While most studies in the past focused on technical aspects of CPR, recently the importance of non-technical factors such as teamwork, communication and leadership have been recognized [3-8]. Several studies have demonstrated that CPR causes significant mental stress in rescuers [9-15], and
health care workers often feel unprepared to manage stress and conflicts in a cardiac arrest situation [16-18]. This is important because the stress Inhibitors,research,lifescience,medical experienced in an emergency situation may impair performance. In line with that, we recently found that feeling stressed and overwhelmed while delivering CPR was associated with worse CPR performance . Hence, stress reducing measures may improve performance in critical situations. To reduce stress, the focus on attentional processes may be a promising venue. Stress can have two opposite effects on attention. First, stress narrows attention Inhibitors,research,lifescience,medical .
For tasks that are relatively easy, narrowing attention can lead to improved performance by supporting a focus on the task . However, narrowing of attention entails the danger of not noticing potentially Inhibitors,research,lifescience,medical important information, a phenomenon known as “tunnel vision” . Furthermore, it is also related to premature closure, which is characterized by making decisions based on insufficient consideration of information available . The second mechanism refers to an impaired ability to suppress irrelevant information, increased selleck chemicals llc distractibility, ultimately leading to misjudgements Inhibitors,research,lifescience,medical of priorities [23-25]. A related mechanism refers to non-systematic scanning of informational cues . However, information that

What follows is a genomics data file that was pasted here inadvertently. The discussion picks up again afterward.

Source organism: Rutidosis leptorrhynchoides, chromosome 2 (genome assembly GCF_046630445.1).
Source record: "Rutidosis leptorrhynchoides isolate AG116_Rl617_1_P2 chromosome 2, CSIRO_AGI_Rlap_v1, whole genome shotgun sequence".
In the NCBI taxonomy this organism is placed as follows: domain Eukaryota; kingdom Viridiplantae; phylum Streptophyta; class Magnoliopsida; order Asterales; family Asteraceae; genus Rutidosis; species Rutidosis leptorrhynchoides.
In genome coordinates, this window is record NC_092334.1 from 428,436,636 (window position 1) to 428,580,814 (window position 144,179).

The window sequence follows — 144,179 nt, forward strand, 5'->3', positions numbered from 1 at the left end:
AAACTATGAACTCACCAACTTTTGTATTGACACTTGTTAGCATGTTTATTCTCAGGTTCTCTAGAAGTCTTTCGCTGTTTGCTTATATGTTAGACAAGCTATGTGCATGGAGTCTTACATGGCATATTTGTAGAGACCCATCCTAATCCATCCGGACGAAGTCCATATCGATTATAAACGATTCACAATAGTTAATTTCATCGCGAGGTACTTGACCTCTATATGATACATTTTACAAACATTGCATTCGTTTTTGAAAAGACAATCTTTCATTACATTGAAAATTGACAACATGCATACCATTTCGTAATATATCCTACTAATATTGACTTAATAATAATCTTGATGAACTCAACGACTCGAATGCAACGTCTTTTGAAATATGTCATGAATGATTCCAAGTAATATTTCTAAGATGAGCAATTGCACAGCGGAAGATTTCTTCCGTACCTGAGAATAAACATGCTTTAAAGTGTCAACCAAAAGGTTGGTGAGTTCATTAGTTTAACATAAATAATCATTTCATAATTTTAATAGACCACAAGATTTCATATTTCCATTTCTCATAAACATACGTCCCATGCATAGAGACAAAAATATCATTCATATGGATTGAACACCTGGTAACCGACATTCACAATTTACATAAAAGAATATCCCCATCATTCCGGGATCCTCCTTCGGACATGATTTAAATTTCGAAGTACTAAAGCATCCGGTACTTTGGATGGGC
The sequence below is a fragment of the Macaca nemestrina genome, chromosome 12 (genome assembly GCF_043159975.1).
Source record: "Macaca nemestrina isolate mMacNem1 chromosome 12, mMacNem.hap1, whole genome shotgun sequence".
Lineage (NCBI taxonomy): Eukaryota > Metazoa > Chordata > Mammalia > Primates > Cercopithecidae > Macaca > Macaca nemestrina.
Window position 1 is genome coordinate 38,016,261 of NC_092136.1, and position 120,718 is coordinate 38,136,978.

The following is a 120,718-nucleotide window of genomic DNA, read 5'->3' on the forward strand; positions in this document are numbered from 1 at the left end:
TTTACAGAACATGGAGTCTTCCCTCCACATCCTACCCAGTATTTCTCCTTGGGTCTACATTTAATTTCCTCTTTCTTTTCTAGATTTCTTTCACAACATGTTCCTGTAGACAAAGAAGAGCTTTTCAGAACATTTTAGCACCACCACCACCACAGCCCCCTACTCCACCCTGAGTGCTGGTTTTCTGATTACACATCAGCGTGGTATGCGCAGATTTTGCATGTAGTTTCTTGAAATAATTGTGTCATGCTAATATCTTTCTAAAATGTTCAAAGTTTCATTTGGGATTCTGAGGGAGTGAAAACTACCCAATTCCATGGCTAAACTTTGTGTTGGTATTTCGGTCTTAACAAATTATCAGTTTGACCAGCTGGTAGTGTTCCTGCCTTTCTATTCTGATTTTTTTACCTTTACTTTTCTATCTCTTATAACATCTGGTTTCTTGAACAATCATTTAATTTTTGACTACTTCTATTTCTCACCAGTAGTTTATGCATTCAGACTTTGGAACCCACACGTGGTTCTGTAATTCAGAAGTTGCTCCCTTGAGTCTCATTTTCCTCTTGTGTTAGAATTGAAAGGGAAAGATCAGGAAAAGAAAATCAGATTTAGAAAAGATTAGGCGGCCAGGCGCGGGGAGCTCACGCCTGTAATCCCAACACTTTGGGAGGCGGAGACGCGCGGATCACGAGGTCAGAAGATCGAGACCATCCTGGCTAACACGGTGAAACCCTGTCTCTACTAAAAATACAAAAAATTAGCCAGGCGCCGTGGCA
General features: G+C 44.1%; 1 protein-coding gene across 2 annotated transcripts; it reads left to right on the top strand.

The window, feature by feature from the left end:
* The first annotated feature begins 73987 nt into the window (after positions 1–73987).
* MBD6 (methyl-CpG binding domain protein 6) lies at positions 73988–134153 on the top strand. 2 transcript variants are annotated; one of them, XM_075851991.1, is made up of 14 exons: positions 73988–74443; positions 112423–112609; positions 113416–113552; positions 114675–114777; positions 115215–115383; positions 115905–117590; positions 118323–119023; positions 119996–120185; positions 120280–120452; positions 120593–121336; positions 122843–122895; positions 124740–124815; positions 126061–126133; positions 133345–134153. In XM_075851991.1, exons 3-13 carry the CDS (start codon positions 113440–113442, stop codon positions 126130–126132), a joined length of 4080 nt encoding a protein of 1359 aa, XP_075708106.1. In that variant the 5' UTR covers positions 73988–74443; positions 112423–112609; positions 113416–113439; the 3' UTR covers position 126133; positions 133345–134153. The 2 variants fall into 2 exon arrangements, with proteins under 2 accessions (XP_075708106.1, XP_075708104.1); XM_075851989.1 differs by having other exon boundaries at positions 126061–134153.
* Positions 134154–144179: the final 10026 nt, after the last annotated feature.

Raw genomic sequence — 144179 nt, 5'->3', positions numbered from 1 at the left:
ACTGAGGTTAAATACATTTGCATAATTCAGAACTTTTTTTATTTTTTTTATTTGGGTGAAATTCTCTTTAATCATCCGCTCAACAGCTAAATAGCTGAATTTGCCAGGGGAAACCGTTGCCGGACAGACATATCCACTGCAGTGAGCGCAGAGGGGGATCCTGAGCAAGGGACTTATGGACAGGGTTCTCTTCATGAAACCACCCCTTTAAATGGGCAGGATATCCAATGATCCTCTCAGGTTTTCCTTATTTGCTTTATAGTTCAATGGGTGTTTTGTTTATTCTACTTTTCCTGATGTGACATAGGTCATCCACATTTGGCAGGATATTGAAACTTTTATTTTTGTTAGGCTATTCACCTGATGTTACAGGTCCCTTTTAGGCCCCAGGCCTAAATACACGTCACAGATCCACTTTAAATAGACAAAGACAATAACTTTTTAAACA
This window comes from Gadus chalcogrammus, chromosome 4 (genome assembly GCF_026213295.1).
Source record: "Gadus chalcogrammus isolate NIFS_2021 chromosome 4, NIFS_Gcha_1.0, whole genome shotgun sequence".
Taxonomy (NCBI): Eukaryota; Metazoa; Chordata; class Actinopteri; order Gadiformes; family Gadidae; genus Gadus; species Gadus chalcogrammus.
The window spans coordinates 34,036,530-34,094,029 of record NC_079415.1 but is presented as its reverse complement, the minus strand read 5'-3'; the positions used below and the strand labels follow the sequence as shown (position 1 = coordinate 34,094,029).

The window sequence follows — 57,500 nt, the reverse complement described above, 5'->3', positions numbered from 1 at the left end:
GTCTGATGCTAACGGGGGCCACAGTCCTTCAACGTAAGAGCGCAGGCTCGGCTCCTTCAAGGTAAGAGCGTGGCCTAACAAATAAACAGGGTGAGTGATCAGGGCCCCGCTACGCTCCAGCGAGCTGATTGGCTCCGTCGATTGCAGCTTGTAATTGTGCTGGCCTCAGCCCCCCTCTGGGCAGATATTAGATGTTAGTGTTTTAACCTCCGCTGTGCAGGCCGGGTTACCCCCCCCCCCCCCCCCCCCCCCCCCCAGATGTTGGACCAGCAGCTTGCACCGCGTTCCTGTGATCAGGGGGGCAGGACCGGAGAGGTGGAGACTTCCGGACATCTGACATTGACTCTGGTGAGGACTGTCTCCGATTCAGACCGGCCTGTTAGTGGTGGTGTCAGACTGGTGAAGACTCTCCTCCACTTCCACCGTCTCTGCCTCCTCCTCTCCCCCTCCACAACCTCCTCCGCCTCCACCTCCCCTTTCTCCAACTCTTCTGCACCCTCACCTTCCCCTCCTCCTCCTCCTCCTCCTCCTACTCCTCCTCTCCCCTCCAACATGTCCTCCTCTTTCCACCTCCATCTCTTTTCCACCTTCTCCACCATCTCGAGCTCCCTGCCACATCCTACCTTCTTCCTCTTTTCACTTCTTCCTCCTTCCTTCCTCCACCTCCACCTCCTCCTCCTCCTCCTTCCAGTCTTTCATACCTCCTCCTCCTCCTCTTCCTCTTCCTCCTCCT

distracts from task priorities may not only stem from external events but may also be generated internally, for instance Inhibitors,research,lifescience,medical by worrying about one’s own performance (intrusive thoughts) . Such intrusive thoughts may be increased by noticing that one’s performance is not optimal , thus possibly leading to a vicious circle. The response to acute stress is highly the dependent on the individual’s perception of demands and resources [10,28], and on stress reactivity . Therefore, stress management training may reduce stress . Indeed, stress management training has had positive effects not only on stress indicators but also on performance [31,32]. However, although such procedures have been implemented in medical settings, they typically have not been evaluated in terms of medical performance . Based on positive results achieved in other performance settings [15,32,34], and based on our recent finding that a brief leadership instruction improves CPR performance [5,35] we hypothesized that a brief task-focusing strategy may reduce stress and improve CPR performance.